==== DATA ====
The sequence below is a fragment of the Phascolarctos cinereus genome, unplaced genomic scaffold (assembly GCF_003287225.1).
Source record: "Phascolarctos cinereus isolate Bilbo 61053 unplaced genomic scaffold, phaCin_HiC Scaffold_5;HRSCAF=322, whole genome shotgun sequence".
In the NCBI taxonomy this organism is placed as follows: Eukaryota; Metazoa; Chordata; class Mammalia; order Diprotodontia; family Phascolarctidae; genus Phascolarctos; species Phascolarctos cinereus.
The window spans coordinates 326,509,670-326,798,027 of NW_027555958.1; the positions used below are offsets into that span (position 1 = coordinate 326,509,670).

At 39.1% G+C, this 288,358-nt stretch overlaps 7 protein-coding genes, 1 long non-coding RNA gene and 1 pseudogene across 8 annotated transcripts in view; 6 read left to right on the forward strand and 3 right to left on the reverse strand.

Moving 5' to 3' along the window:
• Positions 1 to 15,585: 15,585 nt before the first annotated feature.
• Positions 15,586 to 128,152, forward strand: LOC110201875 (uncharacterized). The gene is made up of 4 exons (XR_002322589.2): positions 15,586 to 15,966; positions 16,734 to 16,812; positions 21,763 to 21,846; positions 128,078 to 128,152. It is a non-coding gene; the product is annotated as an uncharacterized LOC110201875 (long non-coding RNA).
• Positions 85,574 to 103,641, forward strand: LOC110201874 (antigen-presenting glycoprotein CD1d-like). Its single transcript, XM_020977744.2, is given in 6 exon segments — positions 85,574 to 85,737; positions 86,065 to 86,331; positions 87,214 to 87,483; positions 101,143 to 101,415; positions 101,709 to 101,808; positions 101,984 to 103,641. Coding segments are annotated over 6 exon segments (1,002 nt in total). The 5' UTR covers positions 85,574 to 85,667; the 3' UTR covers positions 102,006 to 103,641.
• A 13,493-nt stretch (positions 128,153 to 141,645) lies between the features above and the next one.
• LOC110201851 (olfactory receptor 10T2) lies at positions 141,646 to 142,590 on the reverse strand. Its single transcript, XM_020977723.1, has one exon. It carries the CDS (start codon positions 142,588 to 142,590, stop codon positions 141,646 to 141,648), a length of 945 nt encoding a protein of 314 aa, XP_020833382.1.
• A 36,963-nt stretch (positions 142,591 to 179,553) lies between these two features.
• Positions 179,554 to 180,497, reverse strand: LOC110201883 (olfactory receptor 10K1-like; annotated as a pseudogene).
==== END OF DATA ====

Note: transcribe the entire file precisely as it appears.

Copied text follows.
The sequence below is a fragment of the Phascolarctos cinereus genome, unplaced genomic scaffold (assembly GCF_003287225.1).
Source record: "Phascolarctos cinereus isolate Bilbo 61053 unplaced genomic scaffold, phaCin_HiC Scaffold_5;HRSCAF=322, whole genome shotgun sequence".
In the NCBI taxonomy this organism is placed as follows: Eukaryota; Metazoa; Chordata; class Mammalia; order Diprotodontia; family Phascolarctidae; genus Phascolarctos; species Phascolarctos cinereus.
The window spans coordinates 326,509,670-326,798,027 of NW_027555958.1; the positions used below are offsets into that span (position 1 = coordinate 326,509,670).

At 39.1% G+C, this 288,358-nt stretch overlaps 7 protein-coding genes, 1 long non-coding RNA gene and 1 pseudogene across 8 annotated transcripts in view; 6 read left to right on the forward strand and 3 right to left on the reverse strand.

Moving 5' to 3' along the window:
• Positions 1 to 15,585: 15,585 nt before the first annotated feature.
• Positions 15,586 to 128,152, forward strand: LOC110201875 (uncharacterized). The gene is made up of 4 exons (XR_002322589.2): positions 15,586 to 15,966; positions 16,734 to 16,812; positions 21,763 to 21,846; positions 128,078 to 128,152. It is a non-coding gene; the product is annotated as an uncharacterized LOC110201875 (long non-coding RNA).
• Positions 85,574 to 103,641, forward strand: LOC110201874 (antigen-presenting glycoprotein CD1d-like). Its single transcript, XM_020977744.2, is given in 6 exon segments — positions 85,574 to 85,737; positions 86,065 to 86,331; positions 87,214 to 87,483; positions 101,143 to 101,415; positions 101,709 to 101,808; positions 101,984 to 103,641. Coding segments are annotated over 6 exon segments (1,002 nt in total). The 5' UTR covers positions 85,574 to 85,667; the 3' UTR covers positions 102,006 to 103,641.
• A 13,493-nt stretch (positions 128,153 to 141,645) lies between the features above and the next one.
• LOC110201851 (olfactory receptor 10T2) lies at positions 141,646 to 142,590 on the reverse strand. Its single transcript, XM_020977723.1, has one exon. It carries the CDS (start codon positions 142,588 to 142,590, stop codon positions 141,646 to 141,648), a length of 945 nt encoding a protein of 314 aa, XP_020833382.1.
• A 36,963-nt stretch (positions 142,591 to 179,553) lies between these two features.
• Positions 179,554 to 180,497, reverse strand: LOC110201883 (olfactory receptor 10K1-like; annotated as a pseudogene).